US 4323061 A
An improved two-part material for use in surgical bandages is formed of glass fibres combined with non-glass fibres.
1. A fabric adapted to be impregnated with a selected, hardenable, stiffening material thereby forming an initially flexible bandage that can be coverted to a light weight, strong, rigid bandage by curing the stiffening material, said fabric comprising:
an amount of a first fiber and an amount of a second fiber combined together,
said first fiber is formed of glass fibers,
said second fiber is a fiber selected from a class containing cotton, flax, staple fiber, wool, acrylic resin, nylon, rayon and polyester,
said amount of said glass fiber has a weight selected from a range of 20% to 70% of the total weight of said fabric,
said first and second fibers are formed as first and second yarns and are woven together,
said second yarn is a compound yarn formed of said second fiber combined with a third fiber selected from said class.
1. Field of the Invention
This invention relates to a stiff supporting bandage, which is light in weight, high in rigidity and strength and which is suitable to cover, set, protect and re-form a damaged member including bone fractures, dislocations, sprains or deformations in humans as well as in animal bodies.
2. Prior Art
Stiff supporting bandages incorporating cloth and plaster of Paris are well known. The powder of plaster of Paris, dosed with a viscosity promoter, an endosmotic agent and a solidifying rate adjuster, is made into a powder, or into a suspension within an insoluble liquid. This compound is then coated onto or impregnated into cotton cloth or a basic fabric. The coated or impregnated fabric is then formed into a roll or a pile of sheets for general use. Stiff supporting bandages, wherein plaster of Paris is utilized as solidifiable material, are very high in rigidity, and are easily modeled to accommodate the damaged member or any irregularity thereof. Such bandages, however, have drawbacks. These include, weighing too much, being brittle, having poor permeability to X-rays and being easily stained.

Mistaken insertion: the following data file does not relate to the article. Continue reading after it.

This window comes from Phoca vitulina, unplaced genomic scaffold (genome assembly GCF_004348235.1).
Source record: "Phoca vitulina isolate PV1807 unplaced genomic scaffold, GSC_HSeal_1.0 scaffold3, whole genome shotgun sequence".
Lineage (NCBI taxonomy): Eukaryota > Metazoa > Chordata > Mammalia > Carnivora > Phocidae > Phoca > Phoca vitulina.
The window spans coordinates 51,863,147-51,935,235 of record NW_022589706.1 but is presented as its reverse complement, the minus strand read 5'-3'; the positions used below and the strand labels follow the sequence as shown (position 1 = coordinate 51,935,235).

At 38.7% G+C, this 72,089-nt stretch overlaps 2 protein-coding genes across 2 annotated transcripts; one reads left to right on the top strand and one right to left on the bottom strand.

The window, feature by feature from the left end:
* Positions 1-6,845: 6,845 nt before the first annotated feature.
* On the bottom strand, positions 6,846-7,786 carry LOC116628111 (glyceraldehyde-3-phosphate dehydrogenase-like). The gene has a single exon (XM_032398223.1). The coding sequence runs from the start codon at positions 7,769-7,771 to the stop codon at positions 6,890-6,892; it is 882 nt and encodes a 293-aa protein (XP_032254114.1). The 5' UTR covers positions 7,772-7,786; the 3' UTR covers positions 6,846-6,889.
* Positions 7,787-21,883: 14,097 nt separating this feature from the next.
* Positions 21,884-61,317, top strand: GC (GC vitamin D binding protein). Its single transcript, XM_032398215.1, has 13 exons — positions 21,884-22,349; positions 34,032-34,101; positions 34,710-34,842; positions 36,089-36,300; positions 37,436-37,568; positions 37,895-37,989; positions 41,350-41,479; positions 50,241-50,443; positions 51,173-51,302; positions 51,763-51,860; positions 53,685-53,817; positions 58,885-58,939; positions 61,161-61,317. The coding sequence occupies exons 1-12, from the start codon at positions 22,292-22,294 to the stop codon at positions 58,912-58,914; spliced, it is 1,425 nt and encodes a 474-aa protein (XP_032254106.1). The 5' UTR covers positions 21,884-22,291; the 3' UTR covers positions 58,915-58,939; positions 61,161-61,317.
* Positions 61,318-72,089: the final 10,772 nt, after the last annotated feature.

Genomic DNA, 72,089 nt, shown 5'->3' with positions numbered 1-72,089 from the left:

Solidifiable resins which provide an alternate to plaster of Paris are available whose rigidity is sensitive to light, heat or catalytic agents. A suitable photo-solidifiable resin consists of unsaturated polyester and a sensitizer; suitable thermo-plastic resins include caprolactone, ethylene vinyl vinylchloride copolymer, and transtype polyisoprene. Suitable reactable resins consist of polyurethane resin and isocyanide, or polyacrylic acid and dimetallic salt. A solidifiable resin as disclosed above may be applied to a basic fabric consisting of woven or knitted cotton fibre or glass fibre. The treated fabric may then be formed into a roll or a pile of sheets. A stiff supporting bandage utilizing one of the above listed resins and a fabric formed of cotton or glass fibres is considerably improved in weight, stain resistance, ventilability, and X-ray permeability.